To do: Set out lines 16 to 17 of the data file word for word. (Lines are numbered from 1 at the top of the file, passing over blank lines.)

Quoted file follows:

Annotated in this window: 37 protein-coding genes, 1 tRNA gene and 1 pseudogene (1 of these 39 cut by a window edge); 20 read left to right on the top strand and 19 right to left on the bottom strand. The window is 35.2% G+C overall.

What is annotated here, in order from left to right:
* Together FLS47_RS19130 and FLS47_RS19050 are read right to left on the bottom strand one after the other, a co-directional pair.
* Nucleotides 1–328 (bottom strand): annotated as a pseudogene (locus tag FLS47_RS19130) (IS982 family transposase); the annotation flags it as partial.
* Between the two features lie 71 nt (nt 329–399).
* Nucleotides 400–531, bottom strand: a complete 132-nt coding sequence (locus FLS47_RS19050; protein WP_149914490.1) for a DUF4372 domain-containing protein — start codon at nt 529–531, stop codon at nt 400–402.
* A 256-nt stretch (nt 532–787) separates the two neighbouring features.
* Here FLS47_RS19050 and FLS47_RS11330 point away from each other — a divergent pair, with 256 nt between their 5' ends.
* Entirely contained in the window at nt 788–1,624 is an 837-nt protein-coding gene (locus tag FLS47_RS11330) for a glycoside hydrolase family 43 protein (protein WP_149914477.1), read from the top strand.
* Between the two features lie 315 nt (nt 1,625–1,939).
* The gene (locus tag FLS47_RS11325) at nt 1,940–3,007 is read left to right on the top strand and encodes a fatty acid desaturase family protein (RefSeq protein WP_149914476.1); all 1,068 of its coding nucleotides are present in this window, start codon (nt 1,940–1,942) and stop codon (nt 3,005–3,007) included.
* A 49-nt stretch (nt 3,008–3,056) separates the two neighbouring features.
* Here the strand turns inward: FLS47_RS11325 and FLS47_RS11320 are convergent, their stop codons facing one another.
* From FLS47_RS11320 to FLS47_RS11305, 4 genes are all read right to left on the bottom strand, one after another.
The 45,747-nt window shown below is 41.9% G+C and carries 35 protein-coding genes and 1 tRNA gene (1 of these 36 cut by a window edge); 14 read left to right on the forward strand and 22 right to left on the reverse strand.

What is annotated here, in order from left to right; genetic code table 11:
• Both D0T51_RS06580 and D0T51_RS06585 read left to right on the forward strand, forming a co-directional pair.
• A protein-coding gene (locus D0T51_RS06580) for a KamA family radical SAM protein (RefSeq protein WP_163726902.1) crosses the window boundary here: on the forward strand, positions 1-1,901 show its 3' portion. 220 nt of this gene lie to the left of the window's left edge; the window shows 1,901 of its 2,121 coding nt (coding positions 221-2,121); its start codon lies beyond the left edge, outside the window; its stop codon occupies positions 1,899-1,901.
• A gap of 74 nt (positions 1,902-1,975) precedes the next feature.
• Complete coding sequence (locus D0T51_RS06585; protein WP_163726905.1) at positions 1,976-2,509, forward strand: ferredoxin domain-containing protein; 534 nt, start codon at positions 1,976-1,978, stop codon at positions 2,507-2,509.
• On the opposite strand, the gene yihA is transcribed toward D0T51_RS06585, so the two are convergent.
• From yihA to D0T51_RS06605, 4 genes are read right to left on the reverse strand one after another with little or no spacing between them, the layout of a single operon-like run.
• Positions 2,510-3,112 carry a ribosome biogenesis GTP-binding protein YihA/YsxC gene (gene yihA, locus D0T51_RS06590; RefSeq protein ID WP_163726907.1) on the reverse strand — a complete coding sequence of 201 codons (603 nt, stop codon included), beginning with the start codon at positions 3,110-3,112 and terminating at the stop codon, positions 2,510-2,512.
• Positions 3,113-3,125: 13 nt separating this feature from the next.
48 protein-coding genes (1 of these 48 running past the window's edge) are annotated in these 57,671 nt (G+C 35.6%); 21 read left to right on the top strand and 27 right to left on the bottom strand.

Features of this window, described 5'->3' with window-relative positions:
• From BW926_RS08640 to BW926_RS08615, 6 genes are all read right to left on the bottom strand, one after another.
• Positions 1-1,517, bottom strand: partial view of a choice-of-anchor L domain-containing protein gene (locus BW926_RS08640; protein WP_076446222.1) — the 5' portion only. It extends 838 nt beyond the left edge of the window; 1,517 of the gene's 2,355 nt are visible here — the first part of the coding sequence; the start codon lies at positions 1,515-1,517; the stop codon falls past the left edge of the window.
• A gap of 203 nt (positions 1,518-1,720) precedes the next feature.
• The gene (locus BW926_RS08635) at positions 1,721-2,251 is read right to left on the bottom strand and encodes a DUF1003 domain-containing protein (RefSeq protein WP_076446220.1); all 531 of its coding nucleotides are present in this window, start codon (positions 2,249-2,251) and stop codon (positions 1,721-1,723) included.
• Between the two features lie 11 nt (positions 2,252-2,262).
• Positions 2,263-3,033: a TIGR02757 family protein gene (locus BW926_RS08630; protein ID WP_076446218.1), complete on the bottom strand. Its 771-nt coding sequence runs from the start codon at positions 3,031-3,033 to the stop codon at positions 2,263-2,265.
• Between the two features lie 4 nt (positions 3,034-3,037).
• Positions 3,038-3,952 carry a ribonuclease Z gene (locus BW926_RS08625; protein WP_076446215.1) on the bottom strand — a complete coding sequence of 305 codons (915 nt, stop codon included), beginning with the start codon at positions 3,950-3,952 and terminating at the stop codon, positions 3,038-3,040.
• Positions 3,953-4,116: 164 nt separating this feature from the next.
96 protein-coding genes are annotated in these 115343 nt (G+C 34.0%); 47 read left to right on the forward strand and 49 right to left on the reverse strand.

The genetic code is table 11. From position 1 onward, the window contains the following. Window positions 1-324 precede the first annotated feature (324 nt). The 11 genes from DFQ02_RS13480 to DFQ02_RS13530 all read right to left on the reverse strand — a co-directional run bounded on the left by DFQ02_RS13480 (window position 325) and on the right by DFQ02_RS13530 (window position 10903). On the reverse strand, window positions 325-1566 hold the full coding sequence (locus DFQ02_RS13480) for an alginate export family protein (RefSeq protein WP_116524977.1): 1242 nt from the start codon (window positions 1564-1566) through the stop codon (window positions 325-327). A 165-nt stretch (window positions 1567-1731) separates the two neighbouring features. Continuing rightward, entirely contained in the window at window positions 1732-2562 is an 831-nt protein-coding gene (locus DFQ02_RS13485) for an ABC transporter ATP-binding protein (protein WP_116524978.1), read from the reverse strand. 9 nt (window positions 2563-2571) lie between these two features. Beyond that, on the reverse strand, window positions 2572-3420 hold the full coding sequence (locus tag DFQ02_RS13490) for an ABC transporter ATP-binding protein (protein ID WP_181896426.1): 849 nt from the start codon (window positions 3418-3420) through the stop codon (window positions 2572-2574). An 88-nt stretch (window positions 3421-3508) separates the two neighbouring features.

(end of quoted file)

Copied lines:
What is annotated here, in order from left to right; genetic code table 11:
• Both D0T51_RS06580 and D0T51_RS06585 read left to right on the forward strand, forming a co-directional pair.